Luminous quotations also atone by their interest

Luminous quotations, also, atone, by their interest, for the dulness of an inferior book, and add to the value of a superior work by the variety which they lend to its style and treatment. ~Christian Nestell Bovee, “Quoters and Quoting,” Institutions and Summaries of Thought, 1862TPVgb

Is all literature eavesdropping and art chinese

Is all literature eavesdropping, and all art Chinese imitation? our life a custom, and our body borrowed, like a beggar’s dinner, from a hundred charities? ~Ralph Waldo Emerson, “Quotation and Originality,” Letters and Social Aims, 1876TPVgb

Nor must you find fault with me

Nor must you find fault with me if I often give you what I have borrowed from my various reading, in the very words of the authors themselves. ~Macrobius, translated from LatinSaturnaliorum Libri, I, praefatio; quoted in James Boswell, “The Hypochondriack,” No.XXI, June 1779; TPVgb quoting

I suppose every old scholar has had

I suppose every old scholar has had the experience of reading something in a book which was significant to him, but which he could never find again. Sure he is that he read it there; but no one else ever read it, nor can he find it again, though he buy the book and ransack every page. ~Ralph Waldo Emerson

As by some might be saide of

As by some might be saide of me: that here I have but gathered a nosegay of strange floures, and have put nothing of mine unto it, but the thred to binde them. Certes, I have given unto publike opinion, that these borrowed ornaments accompany me; but I meane not they should cover or hide me… ~Michel de Montaigne, “Of Phisiognomy,” translated by John Florio; commonly modernized to “I have gathered a posy of other men’s flowers, and nothing but the thread that binds them is my own.”TPVgb 1603 version

Every book is a quotation and every

Every book is a quotation; and every house is a quotation out of all forests and mines and stone quarries; and every man is a quotation from all his ancestors. ~Ralph Waldo Emerson, “Plato; Or, The Philosopher”TPVgb:lv8QAAAAYAAJ reprinted version 1897

The governess looked upon him mr swiveller

[T]he governess… looked upon him [Mr. Swiveller] as a literary gentleman of eccentric habits, and of a most prodigious talent in quotation. ~Charles Dickens, The Old Curiosity Shop, 1841TPVgb

A fine quotation is a diamond on

A fine quotation is a diamond on the finger of a man of wit, and a pebble in the hand of a fool. ~Joseph Roux, Meditations of a Parish Priest, 1886, translated from French by Isabel F. HapgoodTPVgb

One mans wit and all mens wisdom

One man’s wit, and all men’s wisdom. ~John Russell, definition of a proverbin conversation, cited by James Mackintosh, Life of Mackintosh, ii, 473; TPVgb quoting, The life of Lord John Russell, Volume 2, by Sir Spencer Walpole, 1889

Language would be tolerable without spicy epigrammatic

Language would be tolerable without spicy, epigrammatic sayings, and life could no doubt be carried on by means of plain language wholly bereft of ornament. But if we wish to relish language, if we wish to give it point and piquancy, and if we want to drive home a truth, to whip up the flagging attention of our listener, to point a moral or adorn a tale, we must flavour our speech with proverbs. ~John Christian, “Introduction,” Behar Proverbs, 1891TPVgb:vQoYAAAAYAAJ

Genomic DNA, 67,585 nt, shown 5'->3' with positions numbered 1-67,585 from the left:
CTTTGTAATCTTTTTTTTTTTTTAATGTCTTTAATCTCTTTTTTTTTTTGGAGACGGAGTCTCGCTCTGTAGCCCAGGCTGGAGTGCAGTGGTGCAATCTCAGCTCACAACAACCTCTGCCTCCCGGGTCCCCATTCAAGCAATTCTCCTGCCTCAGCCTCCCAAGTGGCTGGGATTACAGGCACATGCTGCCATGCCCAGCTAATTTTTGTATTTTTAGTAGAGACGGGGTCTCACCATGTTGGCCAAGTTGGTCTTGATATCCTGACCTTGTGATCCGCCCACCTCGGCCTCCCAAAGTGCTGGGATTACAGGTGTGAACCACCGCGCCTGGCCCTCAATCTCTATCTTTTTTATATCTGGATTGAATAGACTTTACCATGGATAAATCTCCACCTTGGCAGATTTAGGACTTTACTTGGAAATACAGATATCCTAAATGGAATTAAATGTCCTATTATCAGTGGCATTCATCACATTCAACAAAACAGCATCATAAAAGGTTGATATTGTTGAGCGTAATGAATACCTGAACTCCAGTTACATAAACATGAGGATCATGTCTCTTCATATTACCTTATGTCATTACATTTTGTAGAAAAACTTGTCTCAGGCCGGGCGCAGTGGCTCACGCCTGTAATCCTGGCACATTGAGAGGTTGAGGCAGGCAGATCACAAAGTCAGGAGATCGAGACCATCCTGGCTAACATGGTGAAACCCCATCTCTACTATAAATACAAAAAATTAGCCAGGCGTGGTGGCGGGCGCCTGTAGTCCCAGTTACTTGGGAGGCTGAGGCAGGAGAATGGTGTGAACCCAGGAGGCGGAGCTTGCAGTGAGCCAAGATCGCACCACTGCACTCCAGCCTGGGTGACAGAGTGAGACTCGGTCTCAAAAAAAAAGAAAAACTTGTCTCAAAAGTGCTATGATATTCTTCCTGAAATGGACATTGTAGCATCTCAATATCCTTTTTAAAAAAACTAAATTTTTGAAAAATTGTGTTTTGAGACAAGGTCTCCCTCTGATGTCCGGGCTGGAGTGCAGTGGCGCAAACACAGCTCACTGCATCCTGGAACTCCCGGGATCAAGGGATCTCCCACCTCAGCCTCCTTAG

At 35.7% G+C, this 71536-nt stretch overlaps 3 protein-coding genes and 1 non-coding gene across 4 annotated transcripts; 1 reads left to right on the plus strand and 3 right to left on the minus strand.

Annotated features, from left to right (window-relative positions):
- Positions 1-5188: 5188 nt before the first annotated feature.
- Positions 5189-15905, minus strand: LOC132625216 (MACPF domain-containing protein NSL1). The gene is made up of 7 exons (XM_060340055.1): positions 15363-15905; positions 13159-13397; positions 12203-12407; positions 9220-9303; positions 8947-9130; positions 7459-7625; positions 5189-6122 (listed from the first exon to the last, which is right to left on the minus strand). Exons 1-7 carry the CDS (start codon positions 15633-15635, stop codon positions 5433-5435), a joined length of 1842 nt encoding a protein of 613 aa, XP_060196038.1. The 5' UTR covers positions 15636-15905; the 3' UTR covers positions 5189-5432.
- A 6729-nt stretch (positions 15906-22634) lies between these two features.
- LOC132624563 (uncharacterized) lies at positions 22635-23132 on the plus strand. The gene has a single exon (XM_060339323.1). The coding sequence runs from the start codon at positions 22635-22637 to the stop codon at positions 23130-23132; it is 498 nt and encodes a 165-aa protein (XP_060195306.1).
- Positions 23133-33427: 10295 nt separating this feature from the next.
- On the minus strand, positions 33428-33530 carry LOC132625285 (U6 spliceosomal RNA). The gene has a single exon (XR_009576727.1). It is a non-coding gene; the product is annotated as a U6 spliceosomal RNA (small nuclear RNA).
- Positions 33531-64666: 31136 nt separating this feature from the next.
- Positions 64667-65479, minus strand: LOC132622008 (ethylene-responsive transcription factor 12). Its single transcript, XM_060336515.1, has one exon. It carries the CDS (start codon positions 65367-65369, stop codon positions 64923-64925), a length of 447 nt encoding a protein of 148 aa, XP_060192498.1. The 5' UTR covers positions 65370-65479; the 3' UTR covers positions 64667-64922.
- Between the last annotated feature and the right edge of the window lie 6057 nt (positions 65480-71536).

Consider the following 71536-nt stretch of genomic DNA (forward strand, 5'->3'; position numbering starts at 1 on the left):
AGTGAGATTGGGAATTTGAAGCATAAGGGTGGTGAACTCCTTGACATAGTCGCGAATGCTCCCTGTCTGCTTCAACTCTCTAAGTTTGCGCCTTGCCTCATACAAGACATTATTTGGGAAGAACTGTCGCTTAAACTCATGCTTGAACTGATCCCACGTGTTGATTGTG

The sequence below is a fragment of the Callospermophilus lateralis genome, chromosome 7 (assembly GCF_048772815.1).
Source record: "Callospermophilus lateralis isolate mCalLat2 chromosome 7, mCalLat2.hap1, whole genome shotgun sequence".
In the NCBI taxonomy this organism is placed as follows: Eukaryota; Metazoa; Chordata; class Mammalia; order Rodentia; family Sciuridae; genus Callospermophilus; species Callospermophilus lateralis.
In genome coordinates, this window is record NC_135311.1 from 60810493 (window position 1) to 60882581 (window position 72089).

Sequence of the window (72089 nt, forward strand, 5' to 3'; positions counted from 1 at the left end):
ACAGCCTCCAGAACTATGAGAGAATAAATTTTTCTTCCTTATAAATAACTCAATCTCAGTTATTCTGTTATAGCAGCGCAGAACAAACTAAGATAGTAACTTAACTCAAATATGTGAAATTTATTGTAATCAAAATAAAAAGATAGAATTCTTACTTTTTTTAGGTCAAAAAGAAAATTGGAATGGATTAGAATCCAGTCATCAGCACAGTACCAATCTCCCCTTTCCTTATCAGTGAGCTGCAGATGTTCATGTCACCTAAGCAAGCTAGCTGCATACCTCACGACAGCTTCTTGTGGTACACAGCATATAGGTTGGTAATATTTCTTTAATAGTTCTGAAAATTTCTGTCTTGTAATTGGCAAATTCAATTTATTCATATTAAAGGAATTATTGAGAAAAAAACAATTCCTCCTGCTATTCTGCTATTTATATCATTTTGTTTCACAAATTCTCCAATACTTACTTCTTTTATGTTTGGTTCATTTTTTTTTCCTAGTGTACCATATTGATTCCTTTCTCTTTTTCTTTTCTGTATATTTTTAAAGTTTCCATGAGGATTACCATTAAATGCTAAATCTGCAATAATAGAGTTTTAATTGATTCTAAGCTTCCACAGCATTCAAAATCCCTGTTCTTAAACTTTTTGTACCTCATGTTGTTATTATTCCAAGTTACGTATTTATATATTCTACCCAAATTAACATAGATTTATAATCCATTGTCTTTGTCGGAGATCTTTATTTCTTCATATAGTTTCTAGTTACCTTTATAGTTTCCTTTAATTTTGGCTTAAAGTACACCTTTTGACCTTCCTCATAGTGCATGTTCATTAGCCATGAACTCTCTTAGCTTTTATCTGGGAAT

I protest for about the hundredth time

I protest, for about the hundredth time, against the slipshod method of quoting a mere author’s name, without any indication of the work of that author in which the alleged quotation may be found. Let us have accurate quotations and exact references, wherever such are to be found. A quotation without a reference is like a geological specimen of unknown locality. ~Walter William Skeat, Notes and Queries, 6th ser., vol. ix., p. 499, quoted by William Francis Henry King in Classical and Foreign Quotations, 1889TPVgb, QE2

I have heard that nothing gives an

I have heard that nothing gives an Author so great Pleasure, as to find his Works respectfully quoted by other learned Authors. ~Benjamin Franklin, “Preface,” Poor Richard Improved, wording verified by Respectfully Quoted: A Dictionary of Quotations

Most of the noted literary men have

Most of the noted literary men have indulged in the prudent habit of selecting favorite passages for future reference. ~Charles F. Schutz, Sayings: Proverbs, Maxims, Mottoes, 1915TPVgb, QE2

Its amazing how much funny stuff there

It’s amazing how much funny stuff there is…. [A] river of rich comedic milk is flowing across the land, and as fast as I skim off the cream more cream appears…. I may be doomed to wade around forever in other people’s pith. Not that it’s such a bad life. ~Robert Byrne, The Third and Possibly the Best 637 Best Things Anybody Ever Said, 1986TPV

A wise man who knows proverbs reconciles

A wise man who knows proverbs reconciles difficulties. ~Yoruba Proverb, quoted in Curiosities in Proverbs: A Collection of Unusual Adages, Maxims, Aphorisms, Phrases and Other Popular Dicta from Many Lands by Dwight Edwards Marvin, 1916TPVgb:aIUvAAAAYAAJ

A case which commonly happens with us

A case which commonly happens with us in London, as well as our Neighbours in Paris, where if a Witty Man starts a happy thought, a Million of sordid Imitators ride it to death. ~Thomas Brown, Laconics: Or, New Maxims of State and ConversationTPVgb

A man of maxims only is like

A man of maxims only is like a Cyclops with one eye, and that in the back of his head. ~Samuel Taylor Coleridge, as quoted in Leigh Hunt’s London Journal and The Printing Machine, June 6, 1835TPVgb quoting

A good conversationalist is not one who

A good conversationalist is not one who remembers what was said, but says what someone wants to remember. ~John Mason Brownquoted in Contemporary Quotations by James Beasley Simpson, 1964

Though many a gatherer has carried his

…though many a gatherer has carried his basket through these diamond districts of the mind… ~William Rounseville Alger, “The Utility and the Futility of Aphorisms,” The Atlantic Monthly, February 1863TPVgb; W.R. Alger, commonly quoted as “Proverbs are mental gems gathered in the diamond districts of the mind.”

The hunter for aphorisms on human nature

The hunter for aphorisms on human nature has to fish in muddy water, and he is even condemned to find much of his own mind. ~Francis H. Bradley, Aphorisms, 1930